“There is reason to think that opioid dependence is at least 60 percent inherited. Now a genomewide association study appears to have led to the identification of major genes contributing to this risk.
Some major genes that contribute to the risk for opioid dependence appear to have been identified. The genes make proteins that influence calcium signaling or potassium signaling within neurons.
The lead scientist, Joel Gelernter, M.D., a professor of psychiatry, genetics, and neurobiology at Yale University, told Psychiatric News that he was surprised by this finding. He had expected genes that code for opioid receptors to turn out to be major contributors, he said. But that was not the case.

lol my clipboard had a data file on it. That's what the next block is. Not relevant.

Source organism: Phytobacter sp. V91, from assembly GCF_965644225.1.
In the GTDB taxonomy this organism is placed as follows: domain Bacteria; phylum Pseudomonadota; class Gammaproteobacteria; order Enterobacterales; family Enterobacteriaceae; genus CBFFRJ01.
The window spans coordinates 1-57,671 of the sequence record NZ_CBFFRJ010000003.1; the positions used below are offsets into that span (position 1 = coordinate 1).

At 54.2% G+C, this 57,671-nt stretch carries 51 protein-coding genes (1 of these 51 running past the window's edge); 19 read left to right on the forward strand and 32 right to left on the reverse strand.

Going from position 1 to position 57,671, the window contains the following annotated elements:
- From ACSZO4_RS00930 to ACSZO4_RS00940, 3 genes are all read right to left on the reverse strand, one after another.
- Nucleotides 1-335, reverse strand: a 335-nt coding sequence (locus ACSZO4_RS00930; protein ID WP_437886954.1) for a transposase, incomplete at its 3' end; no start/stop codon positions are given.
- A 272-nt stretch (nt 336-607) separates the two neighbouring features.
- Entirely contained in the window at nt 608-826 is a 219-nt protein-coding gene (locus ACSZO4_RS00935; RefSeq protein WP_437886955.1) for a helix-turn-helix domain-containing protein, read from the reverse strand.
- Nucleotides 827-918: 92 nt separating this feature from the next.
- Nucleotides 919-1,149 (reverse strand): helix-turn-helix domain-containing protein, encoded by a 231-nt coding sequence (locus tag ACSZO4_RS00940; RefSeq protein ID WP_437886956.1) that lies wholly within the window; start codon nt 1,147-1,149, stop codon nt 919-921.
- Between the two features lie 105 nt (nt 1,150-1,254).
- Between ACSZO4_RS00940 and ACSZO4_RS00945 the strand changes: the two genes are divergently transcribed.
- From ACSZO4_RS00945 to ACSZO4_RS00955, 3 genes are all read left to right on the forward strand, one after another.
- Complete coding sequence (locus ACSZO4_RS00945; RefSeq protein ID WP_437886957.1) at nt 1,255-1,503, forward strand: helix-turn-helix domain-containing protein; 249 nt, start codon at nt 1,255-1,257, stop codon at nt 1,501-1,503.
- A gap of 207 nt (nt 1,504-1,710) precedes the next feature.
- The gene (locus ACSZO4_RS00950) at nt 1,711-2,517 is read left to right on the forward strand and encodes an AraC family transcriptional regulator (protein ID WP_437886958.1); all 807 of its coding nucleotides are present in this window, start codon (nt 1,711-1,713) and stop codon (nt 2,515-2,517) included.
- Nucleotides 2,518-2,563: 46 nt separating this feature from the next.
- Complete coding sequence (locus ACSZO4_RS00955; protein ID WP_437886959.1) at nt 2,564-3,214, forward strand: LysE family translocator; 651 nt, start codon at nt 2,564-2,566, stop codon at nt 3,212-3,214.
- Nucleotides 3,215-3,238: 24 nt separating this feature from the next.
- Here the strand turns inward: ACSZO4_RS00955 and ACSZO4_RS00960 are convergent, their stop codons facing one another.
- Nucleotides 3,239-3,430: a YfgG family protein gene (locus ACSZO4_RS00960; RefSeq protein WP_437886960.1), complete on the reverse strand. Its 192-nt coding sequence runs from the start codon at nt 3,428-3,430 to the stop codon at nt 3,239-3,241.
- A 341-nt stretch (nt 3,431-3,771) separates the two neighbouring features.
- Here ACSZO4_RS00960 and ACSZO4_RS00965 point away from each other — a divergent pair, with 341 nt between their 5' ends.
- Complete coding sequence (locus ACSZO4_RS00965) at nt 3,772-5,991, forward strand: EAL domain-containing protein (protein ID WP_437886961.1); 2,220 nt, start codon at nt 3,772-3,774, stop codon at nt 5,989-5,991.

Gelernter and his coworkers conducted a genomewide association study to see whether they could significantly link any gene variants with a risk for opioid dependence. They used a relatively large sample—some 5,700 subjects (over a third with opioid dependence and the rest controls). Afterward they conducted two more studies—one with some 4,000 subjects and the other with some 2,500 ones—to see whether they could replicate their initial findings.
They were able to link variants of a number of genes with a risk for opioid dependence. But the variants that were most strongly associated with opioid dependence risk were those from genes involved in calcium or potassium signaling within neurons.”
Source: Psychiatryonline.org – January 28, 2014